Some fascinating, and at times for scientists, disappointing discoveries have been made tracking radio-collared Montana mountain lions.

You might call it a version of Montana Forensic Feline Files. My good friend Brett French, Outdoor Editor of the Billings Gazette, shared with me some interesting data compiled by scientists in Yellowstone National Park, and what they are learning about cougars, including some of the strange ways they die.

Brett used several examples of cause of death, some of which is speculative yet likely, determined by researchers who eventually tracked down the deceased animals via their radioed collars.

There was the adult male lion that took down an elk (coincidentally also radio-collared). The kill was out in an open area, and it was too late for the lion when he finally realized he was surrounded and subsequently killed by the well-known Junction Butte Wolf Pack.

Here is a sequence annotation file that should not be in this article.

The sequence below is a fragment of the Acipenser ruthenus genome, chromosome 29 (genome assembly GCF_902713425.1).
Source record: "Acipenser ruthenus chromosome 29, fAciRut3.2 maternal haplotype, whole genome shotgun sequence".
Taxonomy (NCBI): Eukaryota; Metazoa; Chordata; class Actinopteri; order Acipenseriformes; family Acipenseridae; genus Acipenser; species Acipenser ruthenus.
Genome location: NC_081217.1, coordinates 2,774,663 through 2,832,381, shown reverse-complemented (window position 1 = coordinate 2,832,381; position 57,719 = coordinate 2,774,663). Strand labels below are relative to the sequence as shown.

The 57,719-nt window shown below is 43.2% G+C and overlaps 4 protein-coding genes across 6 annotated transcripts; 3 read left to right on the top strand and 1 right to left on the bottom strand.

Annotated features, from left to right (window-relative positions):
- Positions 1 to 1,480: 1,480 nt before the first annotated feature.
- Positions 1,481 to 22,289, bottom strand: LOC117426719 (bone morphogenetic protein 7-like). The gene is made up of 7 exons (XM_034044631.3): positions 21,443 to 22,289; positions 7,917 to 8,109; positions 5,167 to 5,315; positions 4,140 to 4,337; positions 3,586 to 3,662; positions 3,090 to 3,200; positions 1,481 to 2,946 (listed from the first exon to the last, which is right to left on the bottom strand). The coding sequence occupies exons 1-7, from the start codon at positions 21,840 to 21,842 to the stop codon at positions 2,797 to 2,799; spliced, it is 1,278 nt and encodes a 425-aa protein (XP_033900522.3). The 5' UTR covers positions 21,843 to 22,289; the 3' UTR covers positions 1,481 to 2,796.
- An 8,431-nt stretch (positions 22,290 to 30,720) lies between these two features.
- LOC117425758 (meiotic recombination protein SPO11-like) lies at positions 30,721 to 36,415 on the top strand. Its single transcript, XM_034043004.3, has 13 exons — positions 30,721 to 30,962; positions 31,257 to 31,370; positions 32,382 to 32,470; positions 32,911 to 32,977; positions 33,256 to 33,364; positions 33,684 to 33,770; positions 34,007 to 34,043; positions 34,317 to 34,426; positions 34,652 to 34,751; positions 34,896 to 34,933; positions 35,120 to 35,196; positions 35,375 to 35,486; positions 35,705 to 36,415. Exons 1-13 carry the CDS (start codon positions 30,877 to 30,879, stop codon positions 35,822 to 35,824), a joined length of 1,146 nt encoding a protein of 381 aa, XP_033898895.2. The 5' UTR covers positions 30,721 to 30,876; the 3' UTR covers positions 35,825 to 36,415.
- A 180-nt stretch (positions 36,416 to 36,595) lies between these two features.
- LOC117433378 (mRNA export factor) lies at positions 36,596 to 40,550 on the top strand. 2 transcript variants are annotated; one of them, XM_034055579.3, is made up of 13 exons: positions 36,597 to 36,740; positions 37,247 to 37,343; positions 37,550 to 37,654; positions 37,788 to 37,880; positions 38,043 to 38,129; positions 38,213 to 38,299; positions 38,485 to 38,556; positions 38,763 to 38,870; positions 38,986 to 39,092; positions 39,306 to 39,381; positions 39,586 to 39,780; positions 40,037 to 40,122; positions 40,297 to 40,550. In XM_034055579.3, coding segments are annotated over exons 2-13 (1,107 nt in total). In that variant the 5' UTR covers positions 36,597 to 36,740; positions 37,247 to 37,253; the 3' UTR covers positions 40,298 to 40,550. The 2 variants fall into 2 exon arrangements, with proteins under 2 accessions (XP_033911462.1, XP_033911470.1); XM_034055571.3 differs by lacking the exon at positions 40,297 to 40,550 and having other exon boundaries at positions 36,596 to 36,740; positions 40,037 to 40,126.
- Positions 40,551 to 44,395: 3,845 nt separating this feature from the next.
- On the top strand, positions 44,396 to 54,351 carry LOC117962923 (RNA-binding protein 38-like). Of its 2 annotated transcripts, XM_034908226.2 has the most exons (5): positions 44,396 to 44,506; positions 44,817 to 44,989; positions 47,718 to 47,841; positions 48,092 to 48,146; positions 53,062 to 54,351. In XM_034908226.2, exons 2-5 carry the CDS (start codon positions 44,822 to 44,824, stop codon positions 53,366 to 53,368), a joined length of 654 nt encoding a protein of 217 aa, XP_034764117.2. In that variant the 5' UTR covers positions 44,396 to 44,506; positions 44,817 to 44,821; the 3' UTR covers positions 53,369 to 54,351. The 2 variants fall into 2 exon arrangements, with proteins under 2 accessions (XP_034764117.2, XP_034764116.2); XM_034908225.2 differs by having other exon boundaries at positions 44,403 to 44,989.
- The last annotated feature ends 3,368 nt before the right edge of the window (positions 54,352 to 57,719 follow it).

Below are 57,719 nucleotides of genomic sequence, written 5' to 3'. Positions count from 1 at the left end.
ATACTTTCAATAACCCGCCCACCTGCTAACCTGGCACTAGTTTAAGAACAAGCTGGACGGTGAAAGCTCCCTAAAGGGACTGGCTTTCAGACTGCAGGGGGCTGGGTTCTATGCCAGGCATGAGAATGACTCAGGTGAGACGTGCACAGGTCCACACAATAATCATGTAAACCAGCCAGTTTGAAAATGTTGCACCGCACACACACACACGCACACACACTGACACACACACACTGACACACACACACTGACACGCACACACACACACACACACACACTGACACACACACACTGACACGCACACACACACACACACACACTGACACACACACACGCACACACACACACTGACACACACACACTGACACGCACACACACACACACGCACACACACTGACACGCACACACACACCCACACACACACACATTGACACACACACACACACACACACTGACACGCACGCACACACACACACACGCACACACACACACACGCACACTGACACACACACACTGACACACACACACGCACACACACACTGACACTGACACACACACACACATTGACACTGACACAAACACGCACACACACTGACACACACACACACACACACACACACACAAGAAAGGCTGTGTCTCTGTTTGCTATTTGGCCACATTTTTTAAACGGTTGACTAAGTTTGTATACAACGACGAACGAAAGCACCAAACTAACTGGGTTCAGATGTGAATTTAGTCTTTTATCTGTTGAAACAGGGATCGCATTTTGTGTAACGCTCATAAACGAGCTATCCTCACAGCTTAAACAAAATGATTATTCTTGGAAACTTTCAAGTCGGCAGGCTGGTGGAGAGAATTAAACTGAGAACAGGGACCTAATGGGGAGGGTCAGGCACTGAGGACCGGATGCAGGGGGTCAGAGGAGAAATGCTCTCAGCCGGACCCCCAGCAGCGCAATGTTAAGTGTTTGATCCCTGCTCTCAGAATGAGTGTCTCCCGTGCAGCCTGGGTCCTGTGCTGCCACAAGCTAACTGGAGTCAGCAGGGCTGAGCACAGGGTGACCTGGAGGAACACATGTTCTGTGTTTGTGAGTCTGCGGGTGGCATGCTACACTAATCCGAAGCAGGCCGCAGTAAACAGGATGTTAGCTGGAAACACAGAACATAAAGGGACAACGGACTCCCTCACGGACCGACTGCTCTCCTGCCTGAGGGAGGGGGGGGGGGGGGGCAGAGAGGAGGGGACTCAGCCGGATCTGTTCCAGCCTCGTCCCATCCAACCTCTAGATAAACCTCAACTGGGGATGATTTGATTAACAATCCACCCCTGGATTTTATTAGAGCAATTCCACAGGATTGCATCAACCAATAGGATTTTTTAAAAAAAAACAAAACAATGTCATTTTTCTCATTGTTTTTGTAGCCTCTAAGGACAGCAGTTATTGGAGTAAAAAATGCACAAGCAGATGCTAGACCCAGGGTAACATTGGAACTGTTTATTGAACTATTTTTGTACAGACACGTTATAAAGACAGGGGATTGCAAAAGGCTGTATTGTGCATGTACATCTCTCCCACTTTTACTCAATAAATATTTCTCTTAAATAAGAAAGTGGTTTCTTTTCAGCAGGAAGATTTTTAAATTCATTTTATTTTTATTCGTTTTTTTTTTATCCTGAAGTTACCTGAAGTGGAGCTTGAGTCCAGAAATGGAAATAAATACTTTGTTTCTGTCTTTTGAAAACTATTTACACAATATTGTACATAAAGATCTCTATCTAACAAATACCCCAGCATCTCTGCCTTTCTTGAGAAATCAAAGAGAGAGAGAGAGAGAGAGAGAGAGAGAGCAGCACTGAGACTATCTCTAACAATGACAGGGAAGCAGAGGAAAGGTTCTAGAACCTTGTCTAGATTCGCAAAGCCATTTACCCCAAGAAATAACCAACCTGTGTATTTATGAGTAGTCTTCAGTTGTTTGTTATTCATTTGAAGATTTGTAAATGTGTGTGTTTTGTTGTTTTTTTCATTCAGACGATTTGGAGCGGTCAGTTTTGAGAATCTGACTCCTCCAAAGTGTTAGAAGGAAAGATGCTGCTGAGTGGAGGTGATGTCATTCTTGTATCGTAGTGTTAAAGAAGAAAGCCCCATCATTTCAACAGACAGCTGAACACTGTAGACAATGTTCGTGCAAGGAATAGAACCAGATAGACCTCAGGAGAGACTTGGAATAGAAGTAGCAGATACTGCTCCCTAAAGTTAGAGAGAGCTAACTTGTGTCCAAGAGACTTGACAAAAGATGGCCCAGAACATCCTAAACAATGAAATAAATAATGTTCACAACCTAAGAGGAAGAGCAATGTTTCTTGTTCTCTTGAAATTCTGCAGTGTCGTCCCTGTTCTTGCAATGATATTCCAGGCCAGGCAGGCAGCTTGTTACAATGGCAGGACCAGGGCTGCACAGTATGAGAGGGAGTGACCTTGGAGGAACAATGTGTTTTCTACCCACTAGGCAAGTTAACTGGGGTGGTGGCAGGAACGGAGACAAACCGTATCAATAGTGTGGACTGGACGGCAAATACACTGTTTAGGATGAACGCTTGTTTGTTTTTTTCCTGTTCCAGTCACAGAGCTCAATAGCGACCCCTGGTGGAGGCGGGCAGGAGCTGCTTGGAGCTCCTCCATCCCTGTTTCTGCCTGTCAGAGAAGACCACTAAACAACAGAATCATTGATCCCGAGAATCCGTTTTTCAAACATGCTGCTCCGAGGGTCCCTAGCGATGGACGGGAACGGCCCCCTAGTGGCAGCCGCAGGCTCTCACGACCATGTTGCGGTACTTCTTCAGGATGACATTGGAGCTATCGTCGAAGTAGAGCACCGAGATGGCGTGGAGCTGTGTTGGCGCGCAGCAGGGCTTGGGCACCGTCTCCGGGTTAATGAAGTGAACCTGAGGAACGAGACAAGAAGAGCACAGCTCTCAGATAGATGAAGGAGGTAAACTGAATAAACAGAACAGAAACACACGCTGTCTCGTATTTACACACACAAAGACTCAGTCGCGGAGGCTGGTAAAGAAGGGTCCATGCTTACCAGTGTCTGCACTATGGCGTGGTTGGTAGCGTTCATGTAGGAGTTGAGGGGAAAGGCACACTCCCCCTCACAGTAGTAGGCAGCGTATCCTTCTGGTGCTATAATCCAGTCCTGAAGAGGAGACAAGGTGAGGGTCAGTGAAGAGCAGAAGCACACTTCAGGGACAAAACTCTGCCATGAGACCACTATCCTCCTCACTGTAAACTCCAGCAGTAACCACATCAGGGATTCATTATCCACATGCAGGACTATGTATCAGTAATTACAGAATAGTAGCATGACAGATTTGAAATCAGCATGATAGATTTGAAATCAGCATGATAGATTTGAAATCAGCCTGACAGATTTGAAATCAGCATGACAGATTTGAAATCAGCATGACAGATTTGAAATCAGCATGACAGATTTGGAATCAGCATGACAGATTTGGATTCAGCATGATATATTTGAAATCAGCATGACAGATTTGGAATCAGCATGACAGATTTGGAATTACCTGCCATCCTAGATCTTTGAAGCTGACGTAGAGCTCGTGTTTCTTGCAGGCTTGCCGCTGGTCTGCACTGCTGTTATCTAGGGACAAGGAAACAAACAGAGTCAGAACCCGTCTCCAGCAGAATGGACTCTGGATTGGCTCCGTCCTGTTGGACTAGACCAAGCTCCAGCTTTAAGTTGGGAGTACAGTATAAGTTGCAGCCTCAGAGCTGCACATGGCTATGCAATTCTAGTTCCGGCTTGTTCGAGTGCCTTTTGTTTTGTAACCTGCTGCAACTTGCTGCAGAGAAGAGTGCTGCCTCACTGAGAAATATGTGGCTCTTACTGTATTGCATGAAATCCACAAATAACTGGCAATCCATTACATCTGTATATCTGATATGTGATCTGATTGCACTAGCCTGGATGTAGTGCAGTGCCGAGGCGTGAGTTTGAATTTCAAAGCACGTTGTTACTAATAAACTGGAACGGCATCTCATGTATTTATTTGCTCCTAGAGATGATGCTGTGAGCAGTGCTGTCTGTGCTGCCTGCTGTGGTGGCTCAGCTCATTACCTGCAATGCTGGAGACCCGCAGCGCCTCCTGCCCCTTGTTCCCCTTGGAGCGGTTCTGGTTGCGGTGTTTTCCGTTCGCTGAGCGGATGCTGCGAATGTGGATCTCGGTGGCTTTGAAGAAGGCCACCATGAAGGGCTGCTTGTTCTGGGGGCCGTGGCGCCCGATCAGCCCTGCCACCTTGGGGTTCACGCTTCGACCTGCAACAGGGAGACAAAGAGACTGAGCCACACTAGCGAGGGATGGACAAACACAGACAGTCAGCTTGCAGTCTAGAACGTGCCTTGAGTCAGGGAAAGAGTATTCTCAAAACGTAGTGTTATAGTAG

A female mountain lion's death is curious indeed. She appeared to have gotten her right paw stuck between boulders, possibly trying to catch a small animal. That was how scientists found her, with additional evidence that she may have loosened a large boulder during her struggles to get free, which fell on top of her.

Then there's the mystery of Aqua Lion, still waiting to be found. A lion considered to be the dominant male of Yellowstone's Northern Range is believed to have drowned trying to swim across the Yellowstone River. Eerily, that cougar's GPS collar is still sending signals from the bottom of the river.

Just a small sample of how fascinating the marriage of Montana wildlife and high-tech research can be!

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